Failure to meet a standard in a particular field, such as education administration and supervision, is negligence, and any damages that result may be claimed in a lawsuit by the injured party. This encompasses both the legal and professional standards within a field. At times, the standard is often a subjective issue about which reasonable people can differ. Some professional standards of care in the field of education administration and supervision are clearly defined in law, such as in Title IX of the Education Amendments of 1972. Title IX requires every school district to identify a person who will act as a Title IX coordinator. If the school has not identified such a person, then it has not met the legal standard of care. In a different circumstance, there may not be a statute to define a legal standard of care but within the field, there is an acceptance of how things are typically done. For example, there may be no state regulation regarding the staff-to-student ratio when supervising students on a playground during recess. Some school districts have their own policies or rules about staffing and student supervision, but in their absence, local standards, common sense and good administrative practice prevail.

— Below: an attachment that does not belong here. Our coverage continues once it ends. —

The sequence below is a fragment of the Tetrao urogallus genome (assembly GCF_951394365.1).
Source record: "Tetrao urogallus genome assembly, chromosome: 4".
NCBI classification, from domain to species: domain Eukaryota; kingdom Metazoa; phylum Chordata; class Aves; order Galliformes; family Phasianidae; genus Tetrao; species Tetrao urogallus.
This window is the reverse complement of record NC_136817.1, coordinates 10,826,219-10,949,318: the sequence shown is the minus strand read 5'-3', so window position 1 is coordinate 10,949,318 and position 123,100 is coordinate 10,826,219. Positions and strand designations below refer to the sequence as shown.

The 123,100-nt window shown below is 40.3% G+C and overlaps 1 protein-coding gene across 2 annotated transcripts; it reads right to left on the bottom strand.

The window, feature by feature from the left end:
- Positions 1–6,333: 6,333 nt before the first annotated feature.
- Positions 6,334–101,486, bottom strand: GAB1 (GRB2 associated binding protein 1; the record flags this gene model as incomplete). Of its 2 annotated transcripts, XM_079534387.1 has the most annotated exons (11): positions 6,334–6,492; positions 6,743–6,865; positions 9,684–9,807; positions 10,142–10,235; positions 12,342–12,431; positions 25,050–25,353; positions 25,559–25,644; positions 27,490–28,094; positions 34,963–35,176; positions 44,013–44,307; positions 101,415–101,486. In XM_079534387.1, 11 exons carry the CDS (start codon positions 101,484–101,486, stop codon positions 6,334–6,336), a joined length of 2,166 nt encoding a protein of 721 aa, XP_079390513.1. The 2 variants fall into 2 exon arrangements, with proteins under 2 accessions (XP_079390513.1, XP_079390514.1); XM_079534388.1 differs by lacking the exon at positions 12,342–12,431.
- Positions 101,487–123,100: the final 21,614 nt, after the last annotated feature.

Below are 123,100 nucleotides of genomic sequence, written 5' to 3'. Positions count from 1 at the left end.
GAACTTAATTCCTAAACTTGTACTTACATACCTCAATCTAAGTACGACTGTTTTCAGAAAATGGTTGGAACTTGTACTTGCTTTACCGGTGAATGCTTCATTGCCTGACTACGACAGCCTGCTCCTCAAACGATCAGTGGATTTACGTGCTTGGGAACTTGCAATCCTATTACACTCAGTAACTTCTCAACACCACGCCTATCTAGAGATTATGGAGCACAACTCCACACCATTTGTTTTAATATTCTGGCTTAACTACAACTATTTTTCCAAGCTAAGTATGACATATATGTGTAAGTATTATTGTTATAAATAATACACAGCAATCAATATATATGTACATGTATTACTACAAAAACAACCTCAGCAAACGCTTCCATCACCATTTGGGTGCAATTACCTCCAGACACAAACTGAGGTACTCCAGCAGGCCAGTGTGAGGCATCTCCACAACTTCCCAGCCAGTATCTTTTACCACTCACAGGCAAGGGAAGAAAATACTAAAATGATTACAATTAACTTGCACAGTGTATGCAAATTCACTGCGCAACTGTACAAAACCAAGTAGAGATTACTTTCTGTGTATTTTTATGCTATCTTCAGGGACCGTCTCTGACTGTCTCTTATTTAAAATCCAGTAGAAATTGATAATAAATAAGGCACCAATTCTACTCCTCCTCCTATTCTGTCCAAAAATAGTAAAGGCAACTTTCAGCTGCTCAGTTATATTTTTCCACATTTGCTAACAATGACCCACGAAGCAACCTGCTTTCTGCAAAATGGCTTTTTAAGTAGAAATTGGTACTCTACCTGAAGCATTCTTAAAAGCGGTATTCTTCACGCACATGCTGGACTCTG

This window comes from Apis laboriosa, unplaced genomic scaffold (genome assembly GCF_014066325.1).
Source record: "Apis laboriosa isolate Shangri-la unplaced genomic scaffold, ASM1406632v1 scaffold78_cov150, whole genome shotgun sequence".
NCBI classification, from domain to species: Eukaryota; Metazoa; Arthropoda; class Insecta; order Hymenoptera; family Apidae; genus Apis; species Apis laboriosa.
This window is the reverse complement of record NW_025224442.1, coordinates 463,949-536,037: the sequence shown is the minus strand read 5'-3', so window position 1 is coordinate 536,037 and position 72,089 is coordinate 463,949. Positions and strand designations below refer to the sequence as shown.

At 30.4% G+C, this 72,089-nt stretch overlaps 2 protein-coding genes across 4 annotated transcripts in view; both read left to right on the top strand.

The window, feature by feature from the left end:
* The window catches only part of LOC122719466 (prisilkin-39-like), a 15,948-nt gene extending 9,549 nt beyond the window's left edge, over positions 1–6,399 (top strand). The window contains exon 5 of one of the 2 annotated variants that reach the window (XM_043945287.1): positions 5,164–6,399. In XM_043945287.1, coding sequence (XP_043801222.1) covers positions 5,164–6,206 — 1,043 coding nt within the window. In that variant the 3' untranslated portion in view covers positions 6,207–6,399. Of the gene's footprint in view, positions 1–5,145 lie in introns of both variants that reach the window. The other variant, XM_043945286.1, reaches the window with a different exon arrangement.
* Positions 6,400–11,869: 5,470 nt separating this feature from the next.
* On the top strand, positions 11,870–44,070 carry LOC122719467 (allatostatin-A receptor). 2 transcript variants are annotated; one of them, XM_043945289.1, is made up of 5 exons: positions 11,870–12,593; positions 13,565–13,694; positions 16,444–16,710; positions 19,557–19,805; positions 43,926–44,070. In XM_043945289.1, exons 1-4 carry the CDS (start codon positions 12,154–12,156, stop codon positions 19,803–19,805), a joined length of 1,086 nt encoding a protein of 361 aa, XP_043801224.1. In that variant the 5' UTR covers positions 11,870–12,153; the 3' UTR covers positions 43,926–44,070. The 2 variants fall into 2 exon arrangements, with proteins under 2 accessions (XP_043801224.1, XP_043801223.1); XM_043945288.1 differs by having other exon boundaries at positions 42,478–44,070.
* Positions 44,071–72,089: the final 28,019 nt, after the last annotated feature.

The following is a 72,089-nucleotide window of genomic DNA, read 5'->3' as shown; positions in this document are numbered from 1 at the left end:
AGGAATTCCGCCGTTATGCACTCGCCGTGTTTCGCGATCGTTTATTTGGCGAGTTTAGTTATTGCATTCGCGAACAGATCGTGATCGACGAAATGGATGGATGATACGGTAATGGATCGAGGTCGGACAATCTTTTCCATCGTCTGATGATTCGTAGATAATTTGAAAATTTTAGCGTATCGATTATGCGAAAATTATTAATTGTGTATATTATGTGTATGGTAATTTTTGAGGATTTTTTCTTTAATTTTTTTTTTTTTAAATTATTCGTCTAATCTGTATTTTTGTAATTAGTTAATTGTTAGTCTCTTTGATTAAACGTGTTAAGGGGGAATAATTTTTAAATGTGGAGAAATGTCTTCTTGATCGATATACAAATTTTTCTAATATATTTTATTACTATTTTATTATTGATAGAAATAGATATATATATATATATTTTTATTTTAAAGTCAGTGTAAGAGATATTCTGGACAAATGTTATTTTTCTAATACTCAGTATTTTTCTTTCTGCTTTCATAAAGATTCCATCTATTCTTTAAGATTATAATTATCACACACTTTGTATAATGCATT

Failure to Apply the Professional Standard of Care Can Result in School Negligence

If a school administrator knows that a student is being harassed but doesn’t take immediate action to eliminate the harassment, prevent its recurrence, and address its effects, the administrator may be acting outside the professional standard of care. On the one hand, there is a legal standard that is articulated in Title IX — that immediate action be taken — but on the other hand, what within the professional field defines immediate? Is immediate within one hour, five hours, or three days? The answer — and what becomes the professional standard of care — depends upon the circumstances. Additionally, assessing whether the action taken was sufficient to eliminate the harassment does not fit neatly within the strict legal standard of care, but more appropriately fits in the professional standard of care. This must be determined within the specific context of an event.

For example, did a principal act within the professional standard of care when, upon being informed of sexual harassment of a student by a classmate, he waited until the next school day to address the report? This depends on the context of the situation and nuances that would be understood by an experienced education administrator. As an education administration and supervision expert witness, I utilize my education, training, and professional experience as a school administrator to review the allegation and the report, examine the circumstances from a school administrator’s point of view, and render an opinion as to what a reasonably competent and skilled professional would have done under the circumstances. Although the law may use the term “immediate” action or response, the context of the situation allows the expert witness to opine as to whether the administrator’s action or inaction met the professional standard of care.